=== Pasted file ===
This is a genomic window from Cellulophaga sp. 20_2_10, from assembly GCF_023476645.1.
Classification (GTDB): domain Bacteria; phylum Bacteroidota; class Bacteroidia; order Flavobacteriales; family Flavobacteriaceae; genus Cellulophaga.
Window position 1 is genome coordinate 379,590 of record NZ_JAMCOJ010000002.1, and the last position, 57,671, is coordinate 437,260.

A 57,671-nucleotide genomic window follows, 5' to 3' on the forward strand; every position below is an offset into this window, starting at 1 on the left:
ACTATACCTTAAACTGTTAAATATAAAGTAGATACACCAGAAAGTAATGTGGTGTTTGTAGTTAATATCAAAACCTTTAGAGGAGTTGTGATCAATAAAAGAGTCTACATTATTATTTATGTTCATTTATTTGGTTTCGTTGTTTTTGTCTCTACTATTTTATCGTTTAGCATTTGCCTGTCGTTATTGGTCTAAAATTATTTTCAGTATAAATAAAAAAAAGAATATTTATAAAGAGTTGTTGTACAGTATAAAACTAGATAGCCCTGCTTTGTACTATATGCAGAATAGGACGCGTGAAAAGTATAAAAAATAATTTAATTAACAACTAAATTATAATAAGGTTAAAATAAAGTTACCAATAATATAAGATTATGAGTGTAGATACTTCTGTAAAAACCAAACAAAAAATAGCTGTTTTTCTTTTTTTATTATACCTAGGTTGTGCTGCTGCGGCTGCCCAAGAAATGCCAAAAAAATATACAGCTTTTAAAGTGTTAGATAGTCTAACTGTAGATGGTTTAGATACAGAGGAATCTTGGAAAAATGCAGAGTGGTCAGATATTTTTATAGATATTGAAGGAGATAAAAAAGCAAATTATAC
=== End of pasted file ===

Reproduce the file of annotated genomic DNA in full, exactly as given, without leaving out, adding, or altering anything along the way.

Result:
This is a genomic window from Cellulophaga sp. 20_2_10, from assembly GCF_023476645.1.
Classification (GTDB): domain Bacteria; phylum Bacteroidota; class Bacteroidia; order Flavobacteriales; family Flavobacteriaceae; genus Cellulophaga.
Window position 1 is genome coordinate 379,590 of record NZ_JAMCOJ010000002.1, and the last position, 57,671, is coordinate 437,260.

A 57,671-nucleotide genomic window follows, 5' to 3' on the forward strand; every position below is an offset into this window, starting at 1 on the left:
ACTATACCTTAAACTGTTAAATATAAAGTAGATACACCAGAAAGTAATGTGGTGTTTGTAGTTAATATCAAAACCTTTAGAGGAGTTGTGATCAATAAAAGAGTCTACATTATTATTTATGTTCATTTATTTGGTTTCGTTGTTTTTGTCTCTACTATTTTATCGTTTAGCATTTGCCTGTCGTTATTGGTCTAAAATTATTTTCAGTATAAATAAAAAAAAGAATATTTATAAAGAGTTGTTGTACAGTATAAAACTAGATAGCCCTGCTTTGTACTATATGCAGAATAGGACGCGTGAAAAGTATAAAAAATAATTTAATTAACAACTAAATTATAATAAGGTTAAAATAAAGTTACCAATAATATAAGATTATGAGTGTAGATACTTCTGTAAAAACCAAACAAAAAATAGCTGTTTTTCTTTTTTTATTATACCTAGGTTGTGCTGCTGCGGCTGCCCAAGAAATGCCAAAAAAATATACAGCTTTTAAAGTGTTAGATAGTCTAACTGTAGATGGTTTAGATACAGAGGAATCTTGGAAAAATGCAGAGTGGTCAGATATTTTTATAGATATTGAAGGAGATAAAAAAGCAAATTATAC